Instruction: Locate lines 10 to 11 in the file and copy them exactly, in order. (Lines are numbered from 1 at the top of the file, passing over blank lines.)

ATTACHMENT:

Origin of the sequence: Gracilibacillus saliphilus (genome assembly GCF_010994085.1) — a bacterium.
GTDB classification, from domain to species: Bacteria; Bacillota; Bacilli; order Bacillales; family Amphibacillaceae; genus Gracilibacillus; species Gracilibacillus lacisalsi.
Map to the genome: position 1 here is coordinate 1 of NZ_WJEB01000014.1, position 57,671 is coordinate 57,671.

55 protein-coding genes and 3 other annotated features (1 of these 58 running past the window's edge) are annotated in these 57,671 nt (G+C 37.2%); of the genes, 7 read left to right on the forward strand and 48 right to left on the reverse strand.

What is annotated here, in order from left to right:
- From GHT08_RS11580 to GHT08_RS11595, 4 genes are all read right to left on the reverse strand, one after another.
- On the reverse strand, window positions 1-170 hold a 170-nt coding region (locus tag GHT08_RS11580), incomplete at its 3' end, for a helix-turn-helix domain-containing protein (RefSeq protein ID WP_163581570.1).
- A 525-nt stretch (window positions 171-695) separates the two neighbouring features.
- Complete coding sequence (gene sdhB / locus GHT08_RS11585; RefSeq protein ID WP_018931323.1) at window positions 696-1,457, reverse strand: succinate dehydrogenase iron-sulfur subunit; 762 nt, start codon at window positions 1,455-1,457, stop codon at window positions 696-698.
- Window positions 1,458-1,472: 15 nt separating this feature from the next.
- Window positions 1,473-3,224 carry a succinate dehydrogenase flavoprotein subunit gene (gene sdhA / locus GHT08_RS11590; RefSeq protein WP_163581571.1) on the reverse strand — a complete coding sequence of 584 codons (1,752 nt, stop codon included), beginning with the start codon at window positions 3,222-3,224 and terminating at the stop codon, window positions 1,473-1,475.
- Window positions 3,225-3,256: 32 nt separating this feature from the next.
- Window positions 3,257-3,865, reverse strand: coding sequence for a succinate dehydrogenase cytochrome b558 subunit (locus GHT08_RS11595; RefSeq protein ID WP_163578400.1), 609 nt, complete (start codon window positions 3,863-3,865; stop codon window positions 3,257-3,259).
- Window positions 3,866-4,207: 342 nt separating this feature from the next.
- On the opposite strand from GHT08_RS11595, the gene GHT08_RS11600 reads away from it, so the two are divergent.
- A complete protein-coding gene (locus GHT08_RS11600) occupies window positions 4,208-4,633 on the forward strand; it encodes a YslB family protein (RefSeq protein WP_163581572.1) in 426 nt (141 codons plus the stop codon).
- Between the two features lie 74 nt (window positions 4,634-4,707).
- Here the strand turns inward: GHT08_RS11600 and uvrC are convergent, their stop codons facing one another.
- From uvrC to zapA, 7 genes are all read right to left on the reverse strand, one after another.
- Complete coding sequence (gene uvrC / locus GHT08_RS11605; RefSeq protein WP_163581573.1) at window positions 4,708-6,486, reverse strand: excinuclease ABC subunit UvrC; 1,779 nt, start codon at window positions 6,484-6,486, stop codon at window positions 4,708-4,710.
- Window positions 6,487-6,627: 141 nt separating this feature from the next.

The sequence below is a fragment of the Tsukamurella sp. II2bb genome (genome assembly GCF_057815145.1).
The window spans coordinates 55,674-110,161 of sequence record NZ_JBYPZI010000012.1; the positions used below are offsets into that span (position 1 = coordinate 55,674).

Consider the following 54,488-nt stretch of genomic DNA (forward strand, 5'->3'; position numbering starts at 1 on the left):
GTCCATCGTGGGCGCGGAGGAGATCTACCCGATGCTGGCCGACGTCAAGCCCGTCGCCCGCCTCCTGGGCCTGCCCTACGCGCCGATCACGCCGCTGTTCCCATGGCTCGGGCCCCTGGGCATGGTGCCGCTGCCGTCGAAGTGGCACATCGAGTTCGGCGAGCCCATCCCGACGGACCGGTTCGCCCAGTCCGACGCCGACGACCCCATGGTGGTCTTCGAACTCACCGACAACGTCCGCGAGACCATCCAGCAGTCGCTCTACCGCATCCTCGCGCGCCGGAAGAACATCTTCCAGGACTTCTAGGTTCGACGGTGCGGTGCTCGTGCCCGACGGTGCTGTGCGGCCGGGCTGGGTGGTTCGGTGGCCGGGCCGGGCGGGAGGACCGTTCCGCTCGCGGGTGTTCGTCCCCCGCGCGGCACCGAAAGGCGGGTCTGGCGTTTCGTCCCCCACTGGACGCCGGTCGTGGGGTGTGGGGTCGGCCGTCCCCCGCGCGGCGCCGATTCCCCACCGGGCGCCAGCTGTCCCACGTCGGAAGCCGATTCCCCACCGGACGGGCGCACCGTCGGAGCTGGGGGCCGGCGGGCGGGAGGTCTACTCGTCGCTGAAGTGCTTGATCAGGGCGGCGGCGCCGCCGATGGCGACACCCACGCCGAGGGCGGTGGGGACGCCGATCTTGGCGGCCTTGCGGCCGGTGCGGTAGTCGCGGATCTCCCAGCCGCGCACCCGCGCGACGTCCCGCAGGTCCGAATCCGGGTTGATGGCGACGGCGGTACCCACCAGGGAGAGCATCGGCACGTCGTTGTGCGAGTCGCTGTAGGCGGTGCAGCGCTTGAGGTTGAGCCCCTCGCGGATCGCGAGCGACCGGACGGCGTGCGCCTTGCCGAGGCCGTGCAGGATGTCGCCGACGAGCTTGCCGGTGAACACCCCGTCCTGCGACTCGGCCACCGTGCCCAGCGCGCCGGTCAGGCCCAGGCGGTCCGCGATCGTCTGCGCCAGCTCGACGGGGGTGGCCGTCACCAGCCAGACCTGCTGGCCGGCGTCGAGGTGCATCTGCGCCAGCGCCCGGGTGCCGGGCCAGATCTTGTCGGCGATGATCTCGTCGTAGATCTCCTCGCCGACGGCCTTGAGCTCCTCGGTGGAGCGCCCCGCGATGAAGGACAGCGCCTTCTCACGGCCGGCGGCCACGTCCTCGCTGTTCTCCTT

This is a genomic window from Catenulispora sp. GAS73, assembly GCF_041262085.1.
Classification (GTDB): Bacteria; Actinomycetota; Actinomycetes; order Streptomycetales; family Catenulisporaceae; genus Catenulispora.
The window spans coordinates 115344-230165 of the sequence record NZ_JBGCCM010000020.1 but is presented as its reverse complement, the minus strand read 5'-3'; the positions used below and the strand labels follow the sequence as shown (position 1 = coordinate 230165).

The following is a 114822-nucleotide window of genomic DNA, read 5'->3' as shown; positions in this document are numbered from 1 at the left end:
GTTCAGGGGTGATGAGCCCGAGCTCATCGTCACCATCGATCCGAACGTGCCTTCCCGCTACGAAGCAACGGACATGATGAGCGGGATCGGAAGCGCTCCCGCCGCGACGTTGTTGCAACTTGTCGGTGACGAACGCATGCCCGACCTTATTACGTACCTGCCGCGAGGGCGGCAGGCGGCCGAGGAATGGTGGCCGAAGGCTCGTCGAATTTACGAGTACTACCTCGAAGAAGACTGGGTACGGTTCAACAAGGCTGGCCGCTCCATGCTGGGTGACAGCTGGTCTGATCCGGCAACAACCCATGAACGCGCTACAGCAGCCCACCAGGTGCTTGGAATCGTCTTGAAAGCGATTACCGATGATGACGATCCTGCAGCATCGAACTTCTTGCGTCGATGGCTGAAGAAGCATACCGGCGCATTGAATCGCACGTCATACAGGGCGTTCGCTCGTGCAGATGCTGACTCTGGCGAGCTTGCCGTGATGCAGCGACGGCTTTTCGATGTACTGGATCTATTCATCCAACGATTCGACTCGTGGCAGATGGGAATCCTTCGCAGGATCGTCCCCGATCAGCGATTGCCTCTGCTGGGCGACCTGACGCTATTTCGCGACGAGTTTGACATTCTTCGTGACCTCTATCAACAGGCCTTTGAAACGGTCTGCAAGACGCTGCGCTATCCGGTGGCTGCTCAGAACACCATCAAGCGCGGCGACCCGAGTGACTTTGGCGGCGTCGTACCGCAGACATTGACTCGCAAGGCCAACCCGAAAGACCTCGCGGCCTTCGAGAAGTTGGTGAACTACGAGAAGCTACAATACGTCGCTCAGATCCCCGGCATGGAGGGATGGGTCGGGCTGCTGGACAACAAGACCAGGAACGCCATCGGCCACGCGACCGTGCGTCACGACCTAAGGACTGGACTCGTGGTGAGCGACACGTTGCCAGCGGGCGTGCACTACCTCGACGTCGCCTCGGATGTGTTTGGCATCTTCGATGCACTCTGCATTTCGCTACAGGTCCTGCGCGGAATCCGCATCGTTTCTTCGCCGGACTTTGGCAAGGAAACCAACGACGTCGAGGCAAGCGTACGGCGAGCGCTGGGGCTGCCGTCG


- Window positions 1,458-1,472: 15 nt separating this feature from the next.
- Window positions 1,473-3,224 carry a succinate dehydrogenase flavoprotein subunit gene (gene sdhA / locus GHT08_RS11590; RefSeq protein WP_163581571.1) on the reverse strand — a complete coding sequence of 584 codons (1,752 nt, stop codon included), beginning with the start codon at window positions 3,222-3,224 and terminating at the stop codon, window positions 1,473-1,475.